If I decide to take the plunge and buy more cards, I have one more difficult decision ahead of me: to keep with Japanese cards or switch to English. While going English seems against my initial decision to buy Japanese cards, I realized that the game will be much more fun and rewarding if we can get out there and play with real people––and of course in the US most people will have cards printed in English. While playing people who are very familiar with Pokemon might be OK with us playing with Japanese cards (assuming they already know what the cards say), surely many people would be against it, and I don’t want to cause conflict from the get-go. There’s also the text readability problem, and even if I buy English cards we can use them at home mixed with Japanese cards without any major issues.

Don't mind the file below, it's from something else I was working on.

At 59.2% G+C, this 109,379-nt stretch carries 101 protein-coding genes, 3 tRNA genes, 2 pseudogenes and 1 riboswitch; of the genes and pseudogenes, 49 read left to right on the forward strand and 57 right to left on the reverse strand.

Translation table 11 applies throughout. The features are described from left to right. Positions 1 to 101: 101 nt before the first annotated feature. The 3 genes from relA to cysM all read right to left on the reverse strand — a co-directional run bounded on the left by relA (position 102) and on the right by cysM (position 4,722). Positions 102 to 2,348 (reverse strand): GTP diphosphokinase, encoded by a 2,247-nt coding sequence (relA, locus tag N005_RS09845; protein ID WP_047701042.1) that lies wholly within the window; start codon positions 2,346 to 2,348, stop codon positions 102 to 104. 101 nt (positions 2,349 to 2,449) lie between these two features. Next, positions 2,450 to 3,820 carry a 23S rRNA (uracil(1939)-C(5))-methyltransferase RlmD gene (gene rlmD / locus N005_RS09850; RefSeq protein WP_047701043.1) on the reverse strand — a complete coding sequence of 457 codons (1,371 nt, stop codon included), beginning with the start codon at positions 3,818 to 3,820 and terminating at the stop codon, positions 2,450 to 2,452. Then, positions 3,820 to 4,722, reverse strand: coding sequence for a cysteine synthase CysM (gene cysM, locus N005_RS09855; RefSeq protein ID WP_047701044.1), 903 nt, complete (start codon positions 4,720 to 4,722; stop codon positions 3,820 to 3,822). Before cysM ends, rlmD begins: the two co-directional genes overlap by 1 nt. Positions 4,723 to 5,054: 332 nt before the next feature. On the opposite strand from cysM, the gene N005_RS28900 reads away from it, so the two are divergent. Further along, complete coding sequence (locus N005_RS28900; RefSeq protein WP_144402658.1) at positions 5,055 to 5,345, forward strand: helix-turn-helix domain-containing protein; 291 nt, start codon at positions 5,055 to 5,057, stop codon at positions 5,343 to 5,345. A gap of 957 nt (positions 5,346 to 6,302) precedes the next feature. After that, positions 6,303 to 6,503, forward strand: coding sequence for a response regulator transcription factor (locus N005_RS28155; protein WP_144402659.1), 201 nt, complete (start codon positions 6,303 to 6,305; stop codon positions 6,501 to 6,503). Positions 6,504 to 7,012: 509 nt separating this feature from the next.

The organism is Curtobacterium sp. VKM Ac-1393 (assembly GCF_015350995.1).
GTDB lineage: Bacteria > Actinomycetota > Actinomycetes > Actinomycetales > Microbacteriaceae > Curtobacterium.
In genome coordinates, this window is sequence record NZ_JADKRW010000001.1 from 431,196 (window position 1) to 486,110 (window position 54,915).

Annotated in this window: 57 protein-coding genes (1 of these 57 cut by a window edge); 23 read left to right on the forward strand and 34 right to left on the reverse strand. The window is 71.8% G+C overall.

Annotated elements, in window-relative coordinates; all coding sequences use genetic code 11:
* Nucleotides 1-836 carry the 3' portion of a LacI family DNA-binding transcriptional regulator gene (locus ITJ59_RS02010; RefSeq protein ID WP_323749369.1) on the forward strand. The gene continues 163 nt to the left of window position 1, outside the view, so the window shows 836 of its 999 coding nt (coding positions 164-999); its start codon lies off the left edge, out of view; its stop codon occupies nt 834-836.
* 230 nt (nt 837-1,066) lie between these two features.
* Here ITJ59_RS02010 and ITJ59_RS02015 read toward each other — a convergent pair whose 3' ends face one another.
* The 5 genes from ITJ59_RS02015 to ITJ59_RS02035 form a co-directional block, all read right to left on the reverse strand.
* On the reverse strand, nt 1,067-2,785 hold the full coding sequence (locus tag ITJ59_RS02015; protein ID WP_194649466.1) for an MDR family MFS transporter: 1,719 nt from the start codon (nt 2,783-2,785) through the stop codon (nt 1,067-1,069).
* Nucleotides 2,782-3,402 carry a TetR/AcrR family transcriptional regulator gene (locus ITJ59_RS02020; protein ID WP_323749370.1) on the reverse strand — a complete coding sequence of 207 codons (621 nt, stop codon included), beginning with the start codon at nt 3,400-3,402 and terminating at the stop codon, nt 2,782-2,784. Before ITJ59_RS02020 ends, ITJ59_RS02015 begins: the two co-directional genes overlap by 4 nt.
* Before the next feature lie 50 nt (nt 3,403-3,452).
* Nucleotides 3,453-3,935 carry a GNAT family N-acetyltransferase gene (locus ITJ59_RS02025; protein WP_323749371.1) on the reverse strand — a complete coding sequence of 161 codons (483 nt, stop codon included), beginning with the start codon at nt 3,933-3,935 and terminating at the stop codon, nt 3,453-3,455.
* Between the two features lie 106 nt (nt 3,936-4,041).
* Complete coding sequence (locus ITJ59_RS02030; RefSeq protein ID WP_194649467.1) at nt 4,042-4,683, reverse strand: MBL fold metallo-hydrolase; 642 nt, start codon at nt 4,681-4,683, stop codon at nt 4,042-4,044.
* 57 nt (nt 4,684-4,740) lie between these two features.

But whichever language I go, I still need to figure out what series(s) would be best to buy; do I stay with Sun & Moon until I have all the mechanics figured out, or branch off into some older series? I know this is a subjective question, but if there are any experienced Pokemon card players out there, feel free to chime in.
On a final note, while the vocab list I mentioned above has some of the words needed to learn Pokemon cards in Japanese, there are still a bunch of common terms missing from that. If you feel you could benefit from a more specialized vocabulary list for Japanese words used in Pokemon cards, let me know and if I get enough interest I may generate one.
Below: one of the better cards I got in my expansion packs was Alolan Exeggutor GX (アローラナッシー GX ). See if you can read the important text in the bottom right which took me some time to realize. This highlights one more interesting thing about the cards, which is that sometimes there are major differences between the Japanese and English names. I’ll have to admit “Exeggutor” sounds much better than “Nassy”. Even in Japanese “Nassy” sounds weird––it reminds me of the oddly-designed yuru-character “Funasshi”.